Paintings took four out of the top five spots in Clarke Auction Gallery’s May 5 sale that was filled with strong and surprising results with many items defying their estimates.
Leading the top paintings were two watercolors on paper made in 1969 by Shiy De-Jinn (Xi Dejin, China, 1923-1981). The top lot of the auction was a vibrant street scene of a market and crowds outside a temple and bright storefronts that attained $30,000. The other was a river landscape depicting the rolling mountains of Taiwan and misty waterways splashed in blues and greens $18,750. Both works measure 18 ¾ by 24 ¾ inches.
“Both paintings were notable for their bold use of color and resonated with buyers,” said Senko Imamura, Clarke’s Asian art and antiquities specialist.
Japanese artists were also represented in the auction, including a pair of abstract paintings by 106-year old Shinoda Toko, who has primarily worked with Japanese sumi ink and lithography. A 1983 interview in Time magazine asserted “her trail-blazing accomplishments are analogous to Picasso’s.” Achieving $9,375 were Toko’s “Nexus” and “After the Rain” ($8/12,000), typical of her works from the 1960s, that sold together as one lot.
Also performing well in the Asian arts category were a porcelain plaque signed Wang Qi from the Republic Period, China, 15.175 by 9 ¾ inches, that defied its $1/1,500 estimate to bring $11,250 amid a flurry of bids, and a small turquoise bowl with a Yonzheng mark ($500-700), 1.375 by 2.875 inches, that went out at $4,500.
“We were quite pleased with the success of the Chinese and Japanese artworks — both paintings and sculptural objects — in this auction but also with fine art overall,” said owner and auctioneer Ronan Clarke. “Many lots significantly outperformed expectations and there were surprises all across the board.”
Among the surprises in fine art were a William Herbert Dunton (1878-1936) oil on canvas depicting a Western chase scene ($4/6,000) that made $22,500 and an oil on canvas, “Trouville,” signed Boudin, that had not gone through the authentication process and was sold “as is” as an estate find with a conservative estimate of $1/1,500. Buyers evidently thought there was something there and sparked a bidding war, pushing the painting to $13,750.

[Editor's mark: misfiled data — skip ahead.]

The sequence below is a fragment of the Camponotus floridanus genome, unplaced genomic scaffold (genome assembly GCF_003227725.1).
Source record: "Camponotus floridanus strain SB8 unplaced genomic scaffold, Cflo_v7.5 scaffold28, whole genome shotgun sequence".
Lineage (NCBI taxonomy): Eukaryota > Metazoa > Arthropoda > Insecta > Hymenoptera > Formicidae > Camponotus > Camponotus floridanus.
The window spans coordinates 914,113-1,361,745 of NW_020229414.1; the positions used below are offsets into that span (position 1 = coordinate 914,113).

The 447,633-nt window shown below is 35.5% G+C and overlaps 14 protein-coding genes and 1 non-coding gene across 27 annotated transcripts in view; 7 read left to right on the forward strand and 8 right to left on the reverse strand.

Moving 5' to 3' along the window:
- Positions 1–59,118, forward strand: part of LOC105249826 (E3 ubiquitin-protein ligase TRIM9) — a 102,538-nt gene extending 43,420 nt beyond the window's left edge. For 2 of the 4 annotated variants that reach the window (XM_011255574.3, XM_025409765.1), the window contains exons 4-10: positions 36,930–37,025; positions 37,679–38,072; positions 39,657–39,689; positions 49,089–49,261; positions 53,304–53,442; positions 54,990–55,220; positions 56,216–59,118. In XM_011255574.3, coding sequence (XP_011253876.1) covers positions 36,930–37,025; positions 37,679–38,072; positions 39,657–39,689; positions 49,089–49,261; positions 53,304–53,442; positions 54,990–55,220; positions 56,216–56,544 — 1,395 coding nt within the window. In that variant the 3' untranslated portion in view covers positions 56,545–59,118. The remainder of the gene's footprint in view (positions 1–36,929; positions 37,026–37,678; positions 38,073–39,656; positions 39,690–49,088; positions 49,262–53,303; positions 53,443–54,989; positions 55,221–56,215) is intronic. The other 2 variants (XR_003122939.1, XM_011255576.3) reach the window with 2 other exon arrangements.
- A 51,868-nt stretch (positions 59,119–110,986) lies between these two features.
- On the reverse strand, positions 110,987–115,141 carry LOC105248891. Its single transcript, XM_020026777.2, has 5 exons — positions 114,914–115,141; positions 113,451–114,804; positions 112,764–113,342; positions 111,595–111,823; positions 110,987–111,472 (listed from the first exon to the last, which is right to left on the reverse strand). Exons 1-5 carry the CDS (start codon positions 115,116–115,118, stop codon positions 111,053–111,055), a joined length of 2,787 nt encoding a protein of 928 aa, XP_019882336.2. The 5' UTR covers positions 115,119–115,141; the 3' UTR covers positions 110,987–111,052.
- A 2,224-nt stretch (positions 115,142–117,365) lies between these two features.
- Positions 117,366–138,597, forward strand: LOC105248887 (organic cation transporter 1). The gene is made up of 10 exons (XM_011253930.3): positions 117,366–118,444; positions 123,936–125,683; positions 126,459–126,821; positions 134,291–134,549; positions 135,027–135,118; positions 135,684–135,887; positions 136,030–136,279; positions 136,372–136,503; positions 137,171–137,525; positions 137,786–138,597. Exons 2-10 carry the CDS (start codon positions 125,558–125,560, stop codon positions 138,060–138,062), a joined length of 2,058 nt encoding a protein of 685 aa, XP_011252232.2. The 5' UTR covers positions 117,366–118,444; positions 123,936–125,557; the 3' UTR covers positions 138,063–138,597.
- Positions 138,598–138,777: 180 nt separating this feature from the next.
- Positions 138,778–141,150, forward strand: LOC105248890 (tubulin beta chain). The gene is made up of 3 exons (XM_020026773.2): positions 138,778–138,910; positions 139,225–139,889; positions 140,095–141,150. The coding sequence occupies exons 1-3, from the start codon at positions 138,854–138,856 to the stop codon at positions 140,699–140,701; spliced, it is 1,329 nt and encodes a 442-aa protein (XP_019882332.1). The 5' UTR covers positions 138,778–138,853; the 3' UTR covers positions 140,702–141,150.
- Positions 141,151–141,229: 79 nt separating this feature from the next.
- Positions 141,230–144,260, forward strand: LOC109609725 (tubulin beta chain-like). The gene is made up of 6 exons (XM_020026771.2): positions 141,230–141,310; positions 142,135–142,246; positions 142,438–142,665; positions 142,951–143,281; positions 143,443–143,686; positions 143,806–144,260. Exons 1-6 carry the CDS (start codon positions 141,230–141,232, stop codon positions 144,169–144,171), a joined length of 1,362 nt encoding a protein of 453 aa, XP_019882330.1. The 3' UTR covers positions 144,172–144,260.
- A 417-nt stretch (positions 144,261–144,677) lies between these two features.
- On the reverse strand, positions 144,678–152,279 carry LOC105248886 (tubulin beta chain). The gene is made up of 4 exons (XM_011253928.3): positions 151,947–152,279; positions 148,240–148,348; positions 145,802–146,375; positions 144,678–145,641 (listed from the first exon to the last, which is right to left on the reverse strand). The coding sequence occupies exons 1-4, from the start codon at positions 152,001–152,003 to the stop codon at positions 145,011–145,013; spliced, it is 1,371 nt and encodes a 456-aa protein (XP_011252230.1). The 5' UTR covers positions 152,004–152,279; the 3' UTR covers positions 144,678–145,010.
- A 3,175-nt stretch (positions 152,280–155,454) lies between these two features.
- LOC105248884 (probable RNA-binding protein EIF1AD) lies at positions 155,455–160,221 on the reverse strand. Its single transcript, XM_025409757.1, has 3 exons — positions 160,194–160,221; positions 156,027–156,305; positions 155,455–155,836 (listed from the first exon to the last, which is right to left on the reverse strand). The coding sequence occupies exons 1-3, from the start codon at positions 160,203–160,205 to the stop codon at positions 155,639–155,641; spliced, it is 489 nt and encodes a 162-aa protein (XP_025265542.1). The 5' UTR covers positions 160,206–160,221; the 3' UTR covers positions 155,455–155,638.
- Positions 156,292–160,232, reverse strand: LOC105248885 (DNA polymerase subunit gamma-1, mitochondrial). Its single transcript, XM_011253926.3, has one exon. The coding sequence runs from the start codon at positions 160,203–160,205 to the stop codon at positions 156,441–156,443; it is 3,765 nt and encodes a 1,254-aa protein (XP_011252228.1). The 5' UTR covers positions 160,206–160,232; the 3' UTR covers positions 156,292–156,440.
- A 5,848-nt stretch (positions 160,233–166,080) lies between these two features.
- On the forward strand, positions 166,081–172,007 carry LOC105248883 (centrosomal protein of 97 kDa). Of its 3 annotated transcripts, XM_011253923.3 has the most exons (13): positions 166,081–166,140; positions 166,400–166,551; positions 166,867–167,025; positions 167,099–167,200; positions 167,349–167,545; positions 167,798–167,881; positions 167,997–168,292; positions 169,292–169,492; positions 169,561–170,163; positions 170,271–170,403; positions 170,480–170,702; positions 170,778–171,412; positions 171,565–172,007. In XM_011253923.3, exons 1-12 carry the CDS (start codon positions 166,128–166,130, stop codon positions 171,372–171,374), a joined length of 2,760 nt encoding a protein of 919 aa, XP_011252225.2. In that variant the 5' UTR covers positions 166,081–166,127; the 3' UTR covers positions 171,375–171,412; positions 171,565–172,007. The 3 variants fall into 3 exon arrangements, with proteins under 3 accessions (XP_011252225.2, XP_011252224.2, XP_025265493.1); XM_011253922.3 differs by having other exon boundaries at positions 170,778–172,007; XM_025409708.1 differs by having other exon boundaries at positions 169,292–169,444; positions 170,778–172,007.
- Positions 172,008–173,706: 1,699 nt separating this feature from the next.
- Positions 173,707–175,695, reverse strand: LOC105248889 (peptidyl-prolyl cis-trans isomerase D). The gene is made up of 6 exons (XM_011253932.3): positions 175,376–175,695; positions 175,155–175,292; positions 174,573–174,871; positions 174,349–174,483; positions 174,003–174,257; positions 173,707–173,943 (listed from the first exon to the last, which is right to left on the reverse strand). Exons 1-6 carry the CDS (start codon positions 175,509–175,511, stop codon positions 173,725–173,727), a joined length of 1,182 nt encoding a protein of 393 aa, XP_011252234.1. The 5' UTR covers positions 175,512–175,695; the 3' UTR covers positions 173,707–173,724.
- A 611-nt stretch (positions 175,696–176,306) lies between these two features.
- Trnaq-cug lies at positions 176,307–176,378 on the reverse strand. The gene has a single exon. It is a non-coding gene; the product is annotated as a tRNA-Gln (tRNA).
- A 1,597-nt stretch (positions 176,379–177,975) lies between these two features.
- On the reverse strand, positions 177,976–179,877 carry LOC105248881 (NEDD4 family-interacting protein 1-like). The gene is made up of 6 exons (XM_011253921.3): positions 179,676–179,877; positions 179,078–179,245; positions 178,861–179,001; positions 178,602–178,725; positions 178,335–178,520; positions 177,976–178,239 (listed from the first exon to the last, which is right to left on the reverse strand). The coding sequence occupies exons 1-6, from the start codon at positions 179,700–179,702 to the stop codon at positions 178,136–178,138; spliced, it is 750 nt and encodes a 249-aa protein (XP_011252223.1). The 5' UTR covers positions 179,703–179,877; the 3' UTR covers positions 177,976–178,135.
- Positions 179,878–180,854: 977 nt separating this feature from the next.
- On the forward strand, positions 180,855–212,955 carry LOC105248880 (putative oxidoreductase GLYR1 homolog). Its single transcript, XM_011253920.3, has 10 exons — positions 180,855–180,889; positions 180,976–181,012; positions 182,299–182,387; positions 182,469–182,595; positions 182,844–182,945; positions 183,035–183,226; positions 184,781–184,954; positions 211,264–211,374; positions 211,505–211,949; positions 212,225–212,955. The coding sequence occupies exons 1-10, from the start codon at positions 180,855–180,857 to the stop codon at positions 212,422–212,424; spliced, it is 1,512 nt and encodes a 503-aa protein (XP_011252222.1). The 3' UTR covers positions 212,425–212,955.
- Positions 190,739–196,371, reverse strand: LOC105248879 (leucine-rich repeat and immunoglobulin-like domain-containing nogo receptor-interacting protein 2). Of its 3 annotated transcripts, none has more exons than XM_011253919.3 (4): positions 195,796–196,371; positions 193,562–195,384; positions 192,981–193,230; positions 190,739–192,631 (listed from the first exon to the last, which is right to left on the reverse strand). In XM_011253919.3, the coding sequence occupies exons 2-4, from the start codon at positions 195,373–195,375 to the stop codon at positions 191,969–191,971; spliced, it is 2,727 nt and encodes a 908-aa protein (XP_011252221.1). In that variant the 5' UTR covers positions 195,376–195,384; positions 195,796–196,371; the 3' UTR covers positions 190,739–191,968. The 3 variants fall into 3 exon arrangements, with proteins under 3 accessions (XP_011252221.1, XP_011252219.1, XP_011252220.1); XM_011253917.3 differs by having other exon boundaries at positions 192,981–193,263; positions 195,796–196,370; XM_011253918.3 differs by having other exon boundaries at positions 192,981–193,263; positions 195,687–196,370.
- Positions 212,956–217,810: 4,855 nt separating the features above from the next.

“The Dunton was a particularly exciting painting,” said William Schweller, Clarke’s fine art specialist. “This scene is trademark Dunton, displaying the artist’s mastery in capturing the mythology and landscape of the American West dramatically.”
Buyers can always count on finding interesting baubles and statement jewelry pieces at Clarke auctions and this month’s headliner was a 28.07-carat GIA certified Colombian emerald cabochon ring with diamond accents that made $9,375. “This was a most unusual — and gorgeous — piece and buyers responded accordingly,” said jewelry and sterling silver specialist Whitney Bria. Also going above estimate was a Hammerman Bros. 14K gold necklace ($800-1,200) that brought $6,875 and a Van Cleef & Arpels 18K yellow gold rope twist bangle that more than doubled its high estimate to fetch $5,000.
Leading the silver category were a contemporary 117-piece Christofle Malmaison silverplate flatware service for $3,375 and a piece of artfully-decorated Persian silver Judaica in the form of a pedestal bowl in .875 silver with figural Judaic scenes to the bowl and a Hebrew inscription to the border, with a 10-inch diameter, $2,500.
The midcentury modern category featured an original Parzinger lacquered and signed two-door cabinet, 33¼ by 17 by 32 inches, that quadrupled its high estimate to earn $6,000 and a rare pair of Adrian Pearsall high back hooded lounge chairs ($600-900) that earned $4,250.
Rounding out the auction were a Cartier 18K gold, enamel and diamond cigarette case, Art Deco, having black geometric enamel work and an applied diamond inlaid “Jean” inscription on the lid that made $6,250 and two large and heavy busts on stands in a great patina, 35 by 11 ½ by 35 and 34 by 17 ½ by 11 inches, that also did well above estimate at $5,250.
All prices reported include a 25 percent buyer’s premium.
Clarke Auction Gallery is at 2372 Boston Post Road. For more information, www.clarkeny.com or 914-833-8336.
2372 Boston Post Road
Larchmont, New York
About Clarke Auction Gallery
Clarke Auction Gallery was started in Westchester, N.Y., in 1998. It is owned and operated by Ronan Clarke, an Irishman who started his career in Ireland and came to New York in 1988 via London. Since his arrival, Clarke has moved from being a picker to owning two retail Antique Stores and All Boro Estate Liquidators (As featured in NY Times, NewYorker, Cranes and Fox 5 News) to opening his own Clarke Auction Gallery which fast became Westchester's Premier Auction. Clarke Auction Gallery runs monthly to a packed house and is situated in the center of Larchmont, N.Y., just five minutes from the Metro North Station (30 mins from N.Y.C, 20 mins from Connecticut) and also on I-95 @ exit 17. Clarke Auction Gallery also serves a worldwide audience with its online gallery. For any information or personal help don’t hesitate to call us at (914) 833-8336 or you can email email@example.com.